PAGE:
3 Tips from a Social Media Professional Who Supports Thought Leaders on Twitter
Updated: Sep 12, 2018
I’m fortunate to work with Dorie Clark, as her social media co-ordinator. It’s an honor, not least because of Dorie’s amazing books, including Entrepreneurial You, Reinventing You, and Stand Out—works that have made a big difference in my life. As a writer myself, it’s very meaningful for me to support a gifted author, leader, and speaker like Dorie, be part of her community, and help spread the word about her important work. What's more, Dorie, like me, is LGBTQ+, and—both as a friend and a professional—has always been very embracing towards my identity, especially when I came out as non-binary. I so appreciate her political and LGBTQ+ activism too, as well as her empowering writing and speaking.
Anyway, after several rather quiet years of doing this work, I’ve decided it’s time to start sharing what I’ve learned. So here are three top Twitter tips of mine. I hope they're helpful.
No. 1: “Thank you” is a golden phrase. What to do when someone shares your post, but in doing so, says something you don’t agree with? Or what if, due to unclear expression, you’re unsure whether they support your post or not? Golden rule: If the energy is well-meaning, it’s always good to thank. “Thank you for your share!” is polite, grateful, and courteous. And when it feels right, it can often be a great way to move towards further conversation. Often, in my various roles, I see beautiful opportunities blossom because of a thank you. Gratitude, no matter how simple, can open up the energy and let interaction flow.
But such opportunities aren’t why we should thank—and they never must be. We thank because, when folks try to help us, we need to acknowledge their gift. A good thank you blesses both giver and receiver, and is never wasted.
No. 2: Be in the moment, not an “angler.” When you appreciate others and acknowledge them, something wonderful happens. You receive proof, undeniable proof, that the littlest exchanges can bring joy. Conversely, you also begin to recognize when people are angling for something. This “angling” doesn’t necessarily make the compliments or kindnesses less real—it simply adds to the energy of getting rather than being. And once an exchange is about trying to get something, the joy is often dampened.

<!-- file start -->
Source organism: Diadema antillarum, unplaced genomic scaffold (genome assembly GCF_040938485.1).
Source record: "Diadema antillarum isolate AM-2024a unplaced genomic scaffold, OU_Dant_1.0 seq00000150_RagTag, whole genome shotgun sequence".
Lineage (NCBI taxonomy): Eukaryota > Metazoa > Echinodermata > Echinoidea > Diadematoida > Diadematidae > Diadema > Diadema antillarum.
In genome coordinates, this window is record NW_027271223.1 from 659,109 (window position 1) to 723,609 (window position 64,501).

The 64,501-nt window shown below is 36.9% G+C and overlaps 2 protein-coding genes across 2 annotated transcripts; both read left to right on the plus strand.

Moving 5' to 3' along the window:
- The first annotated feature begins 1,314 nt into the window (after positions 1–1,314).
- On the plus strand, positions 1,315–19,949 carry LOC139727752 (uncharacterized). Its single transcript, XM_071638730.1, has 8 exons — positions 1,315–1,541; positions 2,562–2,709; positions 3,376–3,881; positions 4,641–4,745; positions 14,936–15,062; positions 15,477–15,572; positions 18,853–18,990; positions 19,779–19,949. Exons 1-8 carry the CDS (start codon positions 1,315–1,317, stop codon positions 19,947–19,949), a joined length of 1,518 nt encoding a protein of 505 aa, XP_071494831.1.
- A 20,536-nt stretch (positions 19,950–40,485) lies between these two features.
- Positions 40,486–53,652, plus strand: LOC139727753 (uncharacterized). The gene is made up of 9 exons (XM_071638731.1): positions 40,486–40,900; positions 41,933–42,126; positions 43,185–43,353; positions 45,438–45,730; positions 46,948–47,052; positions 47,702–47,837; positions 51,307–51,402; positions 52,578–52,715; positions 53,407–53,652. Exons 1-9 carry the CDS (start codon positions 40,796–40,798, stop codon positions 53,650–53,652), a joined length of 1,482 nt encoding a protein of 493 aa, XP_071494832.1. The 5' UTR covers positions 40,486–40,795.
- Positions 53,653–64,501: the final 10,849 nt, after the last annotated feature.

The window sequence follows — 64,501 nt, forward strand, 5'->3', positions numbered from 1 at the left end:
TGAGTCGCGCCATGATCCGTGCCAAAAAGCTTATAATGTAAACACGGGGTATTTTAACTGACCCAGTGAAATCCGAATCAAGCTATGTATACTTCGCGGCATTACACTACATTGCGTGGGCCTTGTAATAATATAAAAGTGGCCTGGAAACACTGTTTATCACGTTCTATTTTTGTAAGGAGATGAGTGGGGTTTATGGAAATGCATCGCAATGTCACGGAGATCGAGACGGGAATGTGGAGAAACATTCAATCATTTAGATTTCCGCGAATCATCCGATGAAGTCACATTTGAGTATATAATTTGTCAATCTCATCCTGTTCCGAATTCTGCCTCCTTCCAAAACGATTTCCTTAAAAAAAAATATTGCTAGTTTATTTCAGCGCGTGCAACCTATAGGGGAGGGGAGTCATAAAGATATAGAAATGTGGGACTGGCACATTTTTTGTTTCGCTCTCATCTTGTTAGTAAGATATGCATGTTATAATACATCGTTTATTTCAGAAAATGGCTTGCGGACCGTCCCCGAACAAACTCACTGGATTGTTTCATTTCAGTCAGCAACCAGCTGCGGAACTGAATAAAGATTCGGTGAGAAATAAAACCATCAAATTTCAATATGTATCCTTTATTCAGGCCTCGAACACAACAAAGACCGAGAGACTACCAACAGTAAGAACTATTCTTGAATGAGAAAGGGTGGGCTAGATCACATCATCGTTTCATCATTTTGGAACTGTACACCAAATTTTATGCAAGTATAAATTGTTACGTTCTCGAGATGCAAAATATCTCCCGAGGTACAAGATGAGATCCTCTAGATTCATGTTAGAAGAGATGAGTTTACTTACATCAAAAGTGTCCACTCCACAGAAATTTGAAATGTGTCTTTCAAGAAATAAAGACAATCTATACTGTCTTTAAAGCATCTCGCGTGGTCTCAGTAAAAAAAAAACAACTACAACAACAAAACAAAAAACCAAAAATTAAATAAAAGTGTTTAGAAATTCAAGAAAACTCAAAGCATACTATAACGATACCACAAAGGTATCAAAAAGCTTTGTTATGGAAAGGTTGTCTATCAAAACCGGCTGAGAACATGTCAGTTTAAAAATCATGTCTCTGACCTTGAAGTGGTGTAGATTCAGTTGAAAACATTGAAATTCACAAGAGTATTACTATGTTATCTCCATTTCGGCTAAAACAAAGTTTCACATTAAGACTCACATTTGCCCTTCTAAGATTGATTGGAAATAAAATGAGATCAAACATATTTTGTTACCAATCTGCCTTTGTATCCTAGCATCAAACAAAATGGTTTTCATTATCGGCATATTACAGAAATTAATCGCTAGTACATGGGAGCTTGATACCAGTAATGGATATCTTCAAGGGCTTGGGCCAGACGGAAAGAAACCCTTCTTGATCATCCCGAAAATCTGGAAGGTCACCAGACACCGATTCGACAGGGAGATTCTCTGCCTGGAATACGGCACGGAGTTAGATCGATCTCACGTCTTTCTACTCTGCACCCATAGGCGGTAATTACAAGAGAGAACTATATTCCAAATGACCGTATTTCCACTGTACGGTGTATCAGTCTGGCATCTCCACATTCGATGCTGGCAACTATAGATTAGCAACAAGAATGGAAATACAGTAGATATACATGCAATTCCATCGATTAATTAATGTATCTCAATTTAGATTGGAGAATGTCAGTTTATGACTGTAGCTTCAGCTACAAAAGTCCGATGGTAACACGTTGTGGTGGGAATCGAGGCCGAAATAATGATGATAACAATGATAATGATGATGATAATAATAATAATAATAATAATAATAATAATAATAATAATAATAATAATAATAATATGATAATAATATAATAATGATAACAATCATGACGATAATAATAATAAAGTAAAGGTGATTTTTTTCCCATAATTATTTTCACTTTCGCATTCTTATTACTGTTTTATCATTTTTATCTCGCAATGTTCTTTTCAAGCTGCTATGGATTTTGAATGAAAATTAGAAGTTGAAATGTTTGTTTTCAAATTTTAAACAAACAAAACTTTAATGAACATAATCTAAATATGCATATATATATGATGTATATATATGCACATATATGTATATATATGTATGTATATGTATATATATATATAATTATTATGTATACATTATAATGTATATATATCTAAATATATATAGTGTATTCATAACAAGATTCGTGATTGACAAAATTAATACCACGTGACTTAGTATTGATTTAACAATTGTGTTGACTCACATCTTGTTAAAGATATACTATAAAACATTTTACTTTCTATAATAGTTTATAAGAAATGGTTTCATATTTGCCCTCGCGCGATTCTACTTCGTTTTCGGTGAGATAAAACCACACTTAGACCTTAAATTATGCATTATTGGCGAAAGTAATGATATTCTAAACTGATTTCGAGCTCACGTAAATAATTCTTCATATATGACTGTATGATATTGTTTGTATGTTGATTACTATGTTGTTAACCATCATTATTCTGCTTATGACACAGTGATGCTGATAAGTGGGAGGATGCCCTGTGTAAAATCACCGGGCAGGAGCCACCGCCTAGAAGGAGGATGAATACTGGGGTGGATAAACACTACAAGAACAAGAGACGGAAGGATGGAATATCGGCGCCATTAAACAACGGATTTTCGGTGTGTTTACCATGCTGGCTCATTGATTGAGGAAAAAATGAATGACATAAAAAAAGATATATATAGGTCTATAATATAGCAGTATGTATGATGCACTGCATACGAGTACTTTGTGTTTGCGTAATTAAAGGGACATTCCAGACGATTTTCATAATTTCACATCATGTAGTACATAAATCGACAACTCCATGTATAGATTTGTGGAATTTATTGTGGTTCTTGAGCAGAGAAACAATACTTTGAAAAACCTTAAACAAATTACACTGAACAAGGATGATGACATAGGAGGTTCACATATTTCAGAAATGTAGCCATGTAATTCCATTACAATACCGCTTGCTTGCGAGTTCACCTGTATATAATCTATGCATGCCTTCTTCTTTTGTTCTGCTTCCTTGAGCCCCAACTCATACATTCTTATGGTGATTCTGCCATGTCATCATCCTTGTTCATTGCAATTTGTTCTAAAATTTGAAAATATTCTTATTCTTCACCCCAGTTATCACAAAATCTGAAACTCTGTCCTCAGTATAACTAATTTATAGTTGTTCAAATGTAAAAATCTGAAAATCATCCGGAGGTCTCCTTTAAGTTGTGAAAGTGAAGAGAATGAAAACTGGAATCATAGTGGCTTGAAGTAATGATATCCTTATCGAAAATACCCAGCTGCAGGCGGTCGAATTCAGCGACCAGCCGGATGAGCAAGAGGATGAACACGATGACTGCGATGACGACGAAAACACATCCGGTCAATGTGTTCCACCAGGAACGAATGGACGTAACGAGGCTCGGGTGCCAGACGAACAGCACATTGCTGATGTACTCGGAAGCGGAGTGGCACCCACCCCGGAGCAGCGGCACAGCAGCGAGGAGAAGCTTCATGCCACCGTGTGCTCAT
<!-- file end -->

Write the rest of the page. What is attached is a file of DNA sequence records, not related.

Also, in my experience, you’re less likely to get something if you’re angling. Allow life to surprise you, however, as you continue to be helpful, grateful and authentic, and opportunities will come—perhaps when you least expect them. Shared joy is its own reward, but angling, it seems, is rarely rewarded.
No. 3: Direct address brings warmth. I used to be a UK classroom teacher, and that’s where I first learned the value of names. If you don’t know the names of the children in your class, you not only lose the ability to organize your classroom, but also the ability to truly connect. When we use each other’s names, we reach out and say, “I acknowledge you as a unique person with a way of your own.” So, when I say, “Thank you!” on Twitter, it isn’t quite as warm as, “Thank you, name!” or “Thank you, @Handle!” I especially like using tags this way, as you don’t even have to know whether a Katharine is a Kath or a Deepak is a Dee. Tags, used in such a way, also bring visibility, as well as authenticity and warmth—not to mention a sense of appreciation in what is often a cold outside world. That’s why I recommend using handles, not just to point things out to people or address folks, but to honor their uniqueness and express gratitude for who they truly are.
Dorie and I have also co-authored posts at Entrepreneur and Forbes, the most recent of which is entitled, How Entrepreneurs Can Break Into High-Profile Publications.